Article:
I will openly admit to liking the film. Mainly because it features the sexy, sultry, and sizzling hot Eliza Dushku (who was obviously on break from the 2009 telly series Dollhouse) who plays the love interest in the film. But the lovely Eliza had a little competition from actress Naike Rivelli  who, if they ever film Ava Gardener’s life story could play The Barefoot Contessa quite easily, she could be Ava’s twin.

The male “love interest” is Mike Vogel whom you might recognise from Cloverfield. He makes a pretty fair romantic match for Dushku’s character.

The film opens with scenes of torture. A lot of nude women being cut, maimed, burnt, et al; all in the pursuit of proving their innocence or guilt in the area of witchcraft. All this murder and mayhem before the opening credits. The end result of all this “Witchfinder General” type activity results in one of these unfortunates being found guilty of witchcraft.

The lady in question, one Mamba by name, is skinned alive for her poor career choice and her skin and organs are used to make a “cursed” game. Somewhat similar to  the board game in Jumanji,  cards are drawn that state (in rather morbid prose) what the player’s fate will be after their “token” lands on a certain space.

It is now “present day” and a group of twenty-somethings are on holiday in Spain. Jason (Vogel) and his mate Tomàs (Ethan Rains) are at the beach when Jason notices Tomàs chatting up a gorgeous beach babe (Dushku) whose name is Erica. Jason is immediately smitten and Erica reciprocates the emotion.

These two lovebirds decide to play a game that Jason has found called (appropriately enough) Mamba. Erica seems to know an awful lot about the game and the two of them talk the rest of the gang into playing.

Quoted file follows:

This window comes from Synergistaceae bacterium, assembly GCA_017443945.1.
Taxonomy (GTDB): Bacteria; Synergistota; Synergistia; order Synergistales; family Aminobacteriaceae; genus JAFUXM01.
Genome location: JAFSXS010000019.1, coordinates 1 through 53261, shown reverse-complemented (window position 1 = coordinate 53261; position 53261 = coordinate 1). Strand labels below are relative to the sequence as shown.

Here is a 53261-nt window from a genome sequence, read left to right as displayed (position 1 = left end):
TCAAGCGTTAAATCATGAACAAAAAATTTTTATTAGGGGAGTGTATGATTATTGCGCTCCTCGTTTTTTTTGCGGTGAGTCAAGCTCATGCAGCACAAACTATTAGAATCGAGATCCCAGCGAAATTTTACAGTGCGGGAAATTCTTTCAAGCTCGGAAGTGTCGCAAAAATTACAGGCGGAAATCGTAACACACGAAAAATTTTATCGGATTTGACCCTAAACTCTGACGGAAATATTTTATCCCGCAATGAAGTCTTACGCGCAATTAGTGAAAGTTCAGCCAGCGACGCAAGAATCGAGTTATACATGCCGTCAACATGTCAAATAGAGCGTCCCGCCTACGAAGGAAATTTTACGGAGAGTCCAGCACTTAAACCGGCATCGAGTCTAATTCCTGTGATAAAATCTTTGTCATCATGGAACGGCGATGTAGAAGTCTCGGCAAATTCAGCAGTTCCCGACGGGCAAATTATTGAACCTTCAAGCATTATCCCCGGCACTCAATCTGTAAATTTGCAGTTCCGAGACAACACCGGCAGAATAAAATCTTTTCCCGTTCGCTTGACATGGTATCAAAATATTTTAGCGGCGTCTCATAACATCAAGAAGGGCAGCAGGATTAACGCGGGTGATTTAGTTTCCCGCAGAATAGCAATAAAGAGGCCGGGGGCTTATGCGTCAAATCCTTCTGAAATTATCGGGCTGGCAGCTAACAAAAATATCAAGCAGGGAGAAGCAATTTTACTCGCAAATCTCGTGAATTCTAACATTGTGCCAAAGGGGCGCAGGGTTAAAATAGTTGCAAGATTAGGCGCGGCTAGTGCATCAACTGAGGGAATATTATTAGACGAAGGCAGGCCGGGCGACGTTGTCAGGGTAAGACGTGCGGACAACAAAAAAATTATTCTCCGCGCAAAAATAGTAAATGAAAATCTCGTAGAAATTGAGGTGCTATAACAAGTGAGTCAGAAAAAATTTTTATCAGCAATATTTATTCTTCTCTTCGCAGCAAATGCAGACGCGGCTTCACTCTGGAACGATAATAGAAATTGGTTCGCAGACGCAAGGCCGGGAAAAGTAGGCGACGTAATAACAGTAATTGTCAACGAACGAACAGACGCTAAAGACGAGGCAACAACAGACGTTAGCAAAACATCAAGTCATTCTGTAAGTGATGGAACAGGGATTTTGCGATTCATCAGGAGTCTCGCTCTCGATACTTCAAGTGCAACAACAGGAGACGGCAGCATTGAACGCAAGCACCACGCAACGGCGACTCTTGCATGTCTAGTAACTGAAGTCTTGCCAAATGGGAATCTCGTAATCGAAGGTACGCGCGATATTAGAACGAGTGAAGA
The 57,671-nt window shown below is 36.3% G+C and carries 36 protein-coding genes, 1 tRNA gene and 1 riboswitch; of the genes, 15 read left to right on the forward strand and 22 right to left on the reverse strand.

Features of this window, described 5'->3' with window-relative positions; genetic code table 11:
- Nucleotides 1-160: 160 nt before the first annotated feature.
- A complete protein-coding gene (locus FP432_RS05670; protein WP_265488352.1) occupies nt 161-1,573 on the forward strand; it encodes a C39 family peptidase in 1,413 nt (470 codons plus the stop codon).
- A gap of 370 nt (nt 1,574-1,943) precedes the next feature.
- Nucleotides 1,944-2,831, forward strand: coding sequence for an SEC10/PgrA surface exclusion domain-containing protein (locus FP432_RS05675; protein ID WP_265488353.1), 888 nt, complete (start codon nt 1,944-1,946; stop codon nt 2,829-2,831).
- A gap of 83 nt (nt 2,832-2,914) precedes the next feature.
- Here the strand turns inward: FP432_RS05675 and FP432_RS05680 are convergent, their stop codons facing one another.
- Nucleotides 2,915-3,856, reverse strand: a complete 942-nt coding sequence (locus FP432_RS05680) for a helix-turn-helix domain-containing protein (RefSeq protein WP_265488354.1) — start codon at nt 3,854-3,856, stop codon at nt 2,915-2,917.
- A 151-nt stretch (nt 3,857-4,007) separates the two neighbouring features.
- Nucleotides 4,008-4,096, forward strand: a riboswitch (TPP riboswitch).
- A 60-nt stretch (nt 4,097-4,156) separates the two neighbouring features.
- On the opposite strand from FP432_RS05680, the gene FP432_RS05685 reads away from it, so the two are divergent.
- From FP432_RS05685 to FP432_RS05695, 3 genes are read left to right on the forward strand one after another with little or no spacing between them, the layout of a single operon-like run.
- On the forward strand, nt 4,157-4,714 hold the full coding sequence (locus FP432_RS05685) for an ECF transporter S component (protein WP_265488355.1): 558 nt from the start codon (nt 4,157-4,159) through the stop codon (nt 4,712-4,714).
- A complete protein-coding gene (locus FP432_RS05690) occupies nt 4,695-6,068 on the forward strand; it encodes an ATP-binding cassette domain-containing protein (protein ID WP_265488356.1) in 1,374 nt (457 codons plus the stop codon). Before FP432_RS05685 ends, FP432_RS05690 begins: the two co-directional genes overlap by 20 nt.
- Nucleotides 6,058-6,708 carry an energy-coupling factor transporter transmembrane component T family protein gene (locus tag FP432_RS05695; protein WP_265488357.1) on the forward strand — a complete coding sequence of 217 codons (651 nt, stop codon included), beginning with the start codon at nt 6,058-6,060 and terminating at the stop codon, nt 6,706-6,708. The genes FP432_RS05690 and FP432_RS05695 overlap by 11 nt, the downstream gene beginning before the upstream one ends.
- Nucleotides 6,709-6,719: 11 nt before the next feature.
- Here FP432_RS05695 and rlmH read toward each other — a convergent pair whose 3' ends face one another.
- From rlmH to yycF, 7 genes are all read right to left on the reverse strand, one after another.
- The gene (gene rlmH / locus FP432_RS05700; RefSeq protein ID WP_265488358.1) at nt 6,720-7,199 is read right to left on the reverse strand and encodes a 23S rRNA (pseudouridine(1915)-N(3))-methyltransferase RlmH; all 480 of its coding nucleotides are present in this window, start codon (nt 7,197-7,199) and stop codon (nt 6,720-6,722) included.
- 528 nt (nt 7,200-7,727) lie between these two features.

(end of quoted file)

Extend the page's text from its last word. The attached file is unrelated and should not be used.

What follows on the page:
The end result is that the losers die gruesome deaths not long after getting bumped off the board. Jason and Erica must complete the game in order to save their friends.

Despite the low score on IMDb (4.0 if you’re interested) I thought the film was pretty enjoyable. The pacing was good, the effects impressive and the story, while not blazingly original, did not insult the audiences intelligence too much and there was a good old sense of urgency to the groups survival.

I’d love to go into the films “nuts and bolts” a bit more but that would be skirting dangerously near spoiler territory and I don’t want to go there.

The film is available on Netflix at the moment, which is where I saw it (on UK Netflix) and it was worth the time spent to watch it. So pop yourself some popcorn, prepare a big glass of your favourite beverage and sit down to enjoy this ‘board’ game adventure, you won’t get ‘bored’ I promise.

And on a sad note; Film critic Roger Ebert passed away today and while I quite often did not agree with his views on film, I will miss his often acerbic possessions on films and can only wonder what he would have made of this film. If I’m correct, I don’t think he would have thought too much about its relevance or value. I guarantee though, that he would have stated his views vociferously and scathingly as only he could.

RIP Roger Ebert (B: 1942 – D: 2013)

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Atrocious (2010): A Horror Film by any Other Name…

Written and directed by Fernando Barreda Luna, Atrocious opened to mixed reviews most notably from Rotten Tomatoes. I will admit to having passed over this particular film several times on LOVEFILM. The thumbnail combined with the films short description did nothing to peak my interest. The film’s title also did nothing to help sell the film. I am still at a bit of a loss to understand why it was titled Atrocious.

Finally curiosity forced me to give the film a try and I’m not sorry I did. The film was edited very well and the guerilla style of film-making helped to bring the events to life. I was afraid that the film was going to be another ‘Blair Witch‘ or ‘Paranormal’ or even ‘Cloverfield‘ and that it just would not be worth the time it took to watch the film.